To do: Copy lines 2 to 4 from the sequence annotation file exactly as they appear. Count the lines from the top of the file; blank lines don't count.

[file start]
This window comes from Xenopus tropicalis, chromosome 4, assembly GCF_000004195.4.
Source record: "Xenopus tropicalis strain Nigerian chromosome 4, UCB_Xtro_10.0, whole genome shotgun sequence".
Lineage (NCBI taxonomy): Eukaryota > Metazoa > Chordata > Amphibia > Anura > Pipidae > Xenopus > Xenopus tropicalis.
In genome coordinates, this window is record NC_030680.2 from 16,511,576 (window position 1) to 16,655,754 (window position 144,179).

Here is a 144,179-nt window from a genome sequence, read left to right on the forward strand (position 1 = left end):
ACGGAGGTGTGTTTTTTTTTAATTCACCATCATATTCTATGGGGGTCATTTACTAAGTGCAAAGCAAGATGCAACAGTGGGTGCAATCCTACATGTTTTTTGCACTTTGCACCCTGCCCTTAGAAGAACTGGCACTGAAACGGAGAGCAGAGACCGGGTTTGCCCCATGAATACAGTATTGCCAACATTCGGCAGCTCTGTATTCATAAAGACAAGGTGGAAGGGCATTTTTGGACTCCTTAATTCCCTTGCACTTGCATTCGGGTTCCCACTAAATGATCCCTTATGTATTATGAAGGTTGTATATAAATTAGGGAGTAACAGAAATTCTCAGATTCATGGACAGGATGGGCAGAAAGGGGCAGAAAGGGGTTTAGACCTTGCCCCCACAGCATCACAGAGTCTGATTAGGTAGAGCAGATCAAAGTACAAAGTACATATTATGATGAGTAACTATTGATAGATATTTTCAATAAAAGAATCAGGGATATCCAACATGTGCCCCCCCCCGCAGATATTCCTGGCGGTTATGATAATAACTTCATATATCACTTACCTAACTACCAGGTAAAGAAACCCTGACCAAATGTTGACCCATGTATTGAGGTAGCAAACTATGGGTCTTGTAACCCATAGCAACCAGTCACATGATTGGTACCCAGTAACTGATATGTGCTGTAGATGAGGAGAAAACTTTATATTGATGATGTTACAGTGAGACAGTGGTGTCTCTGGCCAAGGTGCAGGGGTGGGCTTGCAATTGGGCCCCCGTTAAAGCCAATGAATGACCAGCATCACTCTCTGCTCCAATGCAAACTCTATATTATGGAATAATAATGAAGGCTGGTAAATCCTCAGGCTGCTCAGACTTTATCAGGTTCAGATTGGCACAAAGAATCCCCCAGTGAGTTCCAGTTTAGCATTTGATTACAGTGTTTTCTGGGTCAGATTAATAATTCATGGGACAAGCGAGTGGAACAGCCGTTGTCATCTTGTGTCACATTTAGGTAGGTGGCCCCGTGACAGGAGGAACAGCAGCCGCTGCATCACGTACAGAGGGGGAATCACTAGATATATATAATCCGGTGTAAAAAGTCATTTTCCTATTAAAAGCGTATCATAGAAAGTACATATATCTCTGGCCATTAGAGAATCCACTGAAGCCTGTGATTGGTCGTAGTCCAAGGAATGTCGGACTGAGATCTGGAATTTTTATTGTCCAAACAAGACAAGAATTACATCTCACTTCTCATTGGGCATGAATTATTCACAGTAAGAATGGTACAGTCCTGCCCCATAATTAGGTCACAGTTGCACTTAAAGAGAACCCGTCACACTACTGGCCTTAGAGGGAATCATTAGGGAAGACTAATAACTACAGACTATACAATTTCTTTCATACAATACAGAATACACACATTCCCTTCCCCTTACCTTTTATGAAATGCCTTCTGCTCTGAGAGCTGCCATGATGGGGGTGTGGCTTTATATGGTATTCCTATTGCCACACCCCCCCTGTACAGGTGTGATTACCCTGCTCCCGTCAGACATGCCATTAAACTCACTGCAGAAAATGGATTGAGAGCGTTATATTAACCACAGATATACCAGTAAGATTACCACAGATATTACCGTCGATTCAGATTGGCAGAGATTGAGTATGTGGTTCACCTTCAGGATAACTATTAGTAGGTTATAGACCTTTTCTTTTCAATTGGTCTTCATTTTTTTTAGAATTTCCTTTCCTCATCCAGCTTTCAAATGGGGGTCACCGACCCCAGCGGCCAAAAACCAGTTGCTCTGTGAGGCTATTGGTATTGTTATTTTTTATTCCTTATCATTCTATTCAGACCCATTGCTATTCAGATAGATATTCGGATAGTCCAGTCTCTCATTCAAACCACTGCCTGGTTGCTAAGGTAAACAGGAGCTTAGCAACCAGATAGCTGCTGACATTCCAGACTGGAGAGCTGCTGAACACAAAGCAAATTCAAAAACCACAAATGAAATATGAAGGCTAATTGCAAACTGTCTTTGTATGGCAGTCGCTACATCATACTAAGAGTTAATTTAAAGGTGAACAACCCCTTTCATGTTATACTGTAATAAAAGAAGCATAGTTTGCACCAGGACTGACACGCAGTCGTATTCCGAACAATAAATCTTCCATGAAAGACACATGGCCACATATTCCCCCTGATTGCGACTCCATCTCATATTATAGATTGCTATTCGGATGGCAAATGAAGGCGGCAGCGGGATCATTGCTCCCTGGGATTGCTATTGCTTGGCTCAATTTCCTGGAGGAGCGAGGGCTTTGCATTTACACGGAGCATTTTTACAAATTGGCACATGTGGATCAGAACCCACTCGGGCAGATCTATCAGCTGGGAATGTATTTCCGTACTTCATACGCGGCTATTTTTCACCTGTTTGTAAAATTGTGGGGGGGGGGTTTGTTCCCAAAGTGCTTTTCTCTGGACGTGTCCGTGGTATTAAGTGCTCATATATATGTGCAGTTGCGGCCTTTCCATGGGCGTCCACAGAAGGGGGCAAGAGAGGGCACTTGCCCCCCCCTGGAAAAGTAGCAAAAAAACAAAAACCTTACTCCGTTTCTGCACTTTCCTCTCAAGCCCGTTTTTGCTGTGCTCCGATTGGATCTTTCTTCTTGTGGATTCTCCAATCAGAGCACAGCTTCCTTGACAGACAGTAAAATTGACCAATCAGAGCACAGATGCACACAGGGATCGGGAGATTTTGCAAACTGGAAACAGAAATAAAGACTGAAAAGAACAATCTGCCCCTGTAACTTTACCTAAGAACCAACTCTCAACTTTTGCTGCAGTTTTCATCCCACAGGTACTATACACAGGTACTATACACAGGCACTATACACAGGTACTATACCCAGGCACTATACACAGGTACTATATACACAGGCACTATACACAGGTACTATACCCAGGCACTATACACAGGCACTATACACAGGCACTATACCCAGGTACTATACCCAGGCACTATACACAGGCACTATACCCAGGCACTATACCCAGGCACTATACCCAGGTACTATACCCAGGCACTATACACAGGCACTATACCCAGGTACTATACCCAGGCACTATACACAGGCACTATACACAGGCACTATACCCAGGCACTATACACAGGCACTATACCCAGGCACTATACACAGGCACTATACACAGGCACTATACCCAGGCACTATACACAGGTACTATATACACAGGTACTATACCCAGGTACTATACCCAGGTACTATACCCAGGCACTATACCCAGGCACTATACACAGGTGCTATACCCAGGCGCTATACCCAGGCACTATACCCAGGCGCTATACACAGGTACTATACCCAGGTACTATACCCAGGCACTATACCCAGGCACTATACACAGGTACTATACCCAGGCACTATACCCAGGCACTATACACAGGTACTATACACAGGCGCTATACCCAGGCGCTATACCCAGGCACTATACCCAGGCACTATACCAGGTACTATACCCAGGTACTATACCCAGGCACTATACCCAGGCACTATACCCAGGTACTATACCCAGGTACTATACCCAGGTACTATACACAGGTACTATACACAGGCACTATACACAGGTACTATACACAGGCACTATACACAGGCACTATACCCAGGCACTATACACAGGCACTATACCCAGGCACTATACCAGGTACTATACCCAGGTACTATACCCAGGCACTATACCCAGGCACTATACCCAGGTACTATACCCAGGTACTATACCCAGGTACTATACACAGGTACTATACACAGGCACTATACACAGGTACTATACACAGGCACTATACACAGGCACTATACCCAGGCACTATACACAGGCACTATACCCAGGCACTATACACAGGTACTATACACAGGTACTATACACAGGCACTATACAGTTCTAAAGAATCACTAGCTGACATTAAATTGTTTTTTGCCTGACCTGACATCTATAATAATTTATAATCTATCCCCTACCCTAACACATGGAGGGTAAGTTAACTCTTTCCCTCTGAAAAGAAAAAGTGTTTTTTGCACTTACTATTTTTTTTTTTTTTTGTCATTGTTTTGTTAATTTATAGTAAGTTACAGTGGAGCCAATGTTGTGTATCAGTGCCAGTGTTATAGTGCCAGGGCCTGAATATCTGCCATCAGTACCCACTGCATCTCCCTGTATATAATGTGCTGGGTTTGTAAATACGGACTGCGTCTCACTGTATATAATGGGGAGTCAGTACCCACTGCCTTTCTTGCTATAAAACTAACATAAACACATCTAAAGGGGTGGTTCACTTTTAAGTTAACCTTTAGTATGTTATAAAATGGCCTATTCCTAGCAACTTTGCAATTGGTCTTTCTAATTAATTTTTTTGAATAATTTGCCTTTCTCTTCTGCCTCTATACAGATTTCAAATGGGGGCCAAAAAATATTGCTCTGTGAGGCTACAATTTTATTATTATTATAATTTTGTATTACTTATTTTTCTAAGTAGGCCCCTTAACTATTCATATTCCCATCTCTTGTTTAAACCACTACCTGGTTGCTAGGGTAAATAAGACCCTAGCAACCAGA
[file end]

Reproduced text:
Source record: "Xenopus tropicalis strain Nigerian chromosome 4, UCB_Xtro_10.0, whole genome shotgun sequence".
Lineage (NCBI taxonomy): Eukaryota > Metazoa > Chordata > Amphibia > Anura > Pipidae > Xenopus > Xenopus tropicalis.
In genome coordinates, this window is record NC_030680.2 from 16,511,576 (window position 1) to 16,655,754 (window position 144,179).